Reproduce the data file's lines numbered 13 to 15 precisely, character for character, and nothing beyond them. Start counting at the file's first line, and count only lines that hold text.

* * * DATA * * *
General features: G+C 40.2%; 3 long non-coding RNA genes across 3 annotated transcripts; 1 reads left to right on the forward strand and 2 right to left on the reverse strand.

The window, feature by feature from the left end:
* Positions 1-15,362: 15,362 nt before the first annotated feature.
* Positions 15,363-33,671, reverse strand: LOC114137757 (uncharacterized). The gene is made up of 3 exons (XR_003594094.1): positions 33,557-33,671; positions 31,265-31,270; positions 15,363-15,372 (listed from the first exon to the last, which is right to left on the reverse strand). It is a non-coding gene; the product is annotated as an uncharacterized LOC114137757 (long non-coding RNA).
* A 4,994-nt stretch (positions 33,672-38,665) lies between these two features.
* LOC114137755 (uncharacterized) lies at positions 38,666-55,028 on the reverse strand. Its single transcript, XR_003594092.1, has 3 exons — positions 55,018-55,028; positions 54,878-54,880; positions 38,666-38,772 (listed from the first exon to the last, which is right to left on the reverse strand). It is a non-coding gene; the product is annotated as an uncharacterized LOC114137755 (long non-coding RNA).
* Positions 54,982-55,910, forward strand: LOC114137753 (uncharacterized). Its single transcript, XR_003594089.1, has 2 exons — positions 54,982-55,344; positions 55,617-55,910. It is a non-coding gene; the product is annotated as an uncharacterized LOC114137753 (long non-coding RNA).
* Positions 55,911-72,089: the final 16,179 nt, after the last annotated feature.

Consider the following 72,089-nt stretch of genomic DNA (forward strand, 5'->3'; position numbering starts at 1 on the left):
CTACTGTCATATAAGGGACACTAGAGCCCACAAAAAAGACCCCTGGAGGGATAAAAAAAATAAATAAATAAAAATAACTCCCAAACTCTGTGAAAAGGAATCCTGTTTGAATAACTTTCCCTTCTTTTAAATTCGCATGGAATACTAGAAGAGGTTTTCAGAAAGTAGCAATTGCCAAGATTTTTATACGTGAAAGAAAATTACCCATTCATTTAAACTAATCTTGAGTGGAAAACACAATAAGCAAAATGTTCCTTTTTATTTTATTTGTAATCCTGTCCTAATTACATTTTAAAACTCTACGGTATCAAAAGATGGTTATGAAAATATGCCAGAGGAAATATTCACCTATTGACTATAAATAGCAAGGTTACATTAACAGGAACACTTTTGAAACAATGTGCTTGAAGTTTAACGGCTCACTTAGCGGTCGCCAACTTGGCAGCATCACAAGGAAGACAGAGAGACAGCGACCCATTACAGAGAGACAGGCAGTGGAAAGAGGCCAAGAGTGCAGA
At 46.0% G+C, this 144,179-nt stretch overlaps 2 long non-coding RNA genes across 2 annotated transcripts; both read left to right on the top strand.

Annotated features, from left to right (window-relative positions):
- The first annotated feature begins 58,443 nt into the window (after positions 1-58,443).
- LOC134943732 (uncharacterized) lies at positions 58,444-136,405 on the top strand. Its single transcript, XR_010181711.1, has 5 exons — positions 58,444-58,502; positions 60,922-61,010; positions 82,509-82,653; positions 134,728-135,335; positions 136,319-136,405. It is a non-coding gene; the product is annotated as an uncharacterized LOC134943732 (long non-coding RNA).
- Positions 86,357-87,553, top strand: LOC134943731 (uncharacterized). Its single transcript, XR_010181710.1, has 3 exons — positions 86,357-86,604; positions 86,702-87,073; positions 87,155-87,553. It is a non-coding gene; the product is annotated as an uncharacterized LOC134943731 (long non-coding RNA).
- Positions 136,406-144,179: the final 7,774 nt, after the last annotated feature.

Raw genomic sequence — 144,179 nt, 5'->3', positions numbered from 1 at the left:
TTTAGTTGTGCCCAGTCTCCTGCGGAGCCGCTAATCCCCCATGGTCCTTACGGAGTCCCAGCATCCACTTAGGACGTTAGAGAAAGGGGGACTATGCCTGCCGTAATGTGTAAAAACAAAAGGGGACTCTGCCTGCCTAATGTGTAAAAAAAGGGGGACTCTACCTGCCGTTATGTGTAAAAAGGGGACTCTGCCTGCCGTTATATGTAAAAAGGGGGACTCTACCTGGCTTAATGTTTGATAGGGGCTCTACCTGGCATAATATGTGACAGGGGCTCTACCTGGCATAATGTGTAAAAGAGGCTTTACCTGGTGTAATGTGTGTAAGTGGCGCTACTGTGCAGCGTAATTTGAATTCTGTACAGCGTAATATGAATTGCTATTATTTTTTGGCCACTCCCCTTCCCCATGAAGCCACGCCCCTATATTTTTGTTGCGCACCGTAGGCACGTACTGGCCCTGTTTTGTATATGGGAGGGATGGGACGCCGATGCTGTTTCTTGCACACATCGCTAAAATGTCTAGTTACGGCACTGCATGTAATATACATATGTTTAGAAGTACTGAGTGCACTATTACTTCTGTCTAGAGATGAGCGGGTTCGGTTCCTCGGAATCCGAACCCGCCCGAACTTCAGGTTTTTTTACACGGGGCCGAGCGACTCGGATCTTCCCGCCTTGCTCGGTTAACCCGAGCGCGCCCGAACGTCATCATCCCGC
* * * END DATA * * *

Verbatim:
- The first annotated feature begins 58,443 nt into the window (after positions 1-58,443).
- LOC134943732 (uncharacterized) lies at positions 58,444-136,405 on the top strand. Its single transcript, XR_010181711.1, has 5 exons — positions 58,444-58,502; positions 60,922-61,010; positions 82,509-82,653; positions 134,728-135,335; positions 136,319-136,405. It is a non-coding gene; the product is annotated as an uncharacterized LOC134943732 (long non-coding RNA).
- Positions 86,357-87,553, top strand: LOC134943731 (uncharacterized). Its single transcript, XR_010181710.1, has 3 exons — positions 86,357-86,604; positions 86,702-87,073; positions 87,155-87,553. It is a non-coding gene; the product is annotated as an uncharacterized LOC134943731 (long non-coding RNA).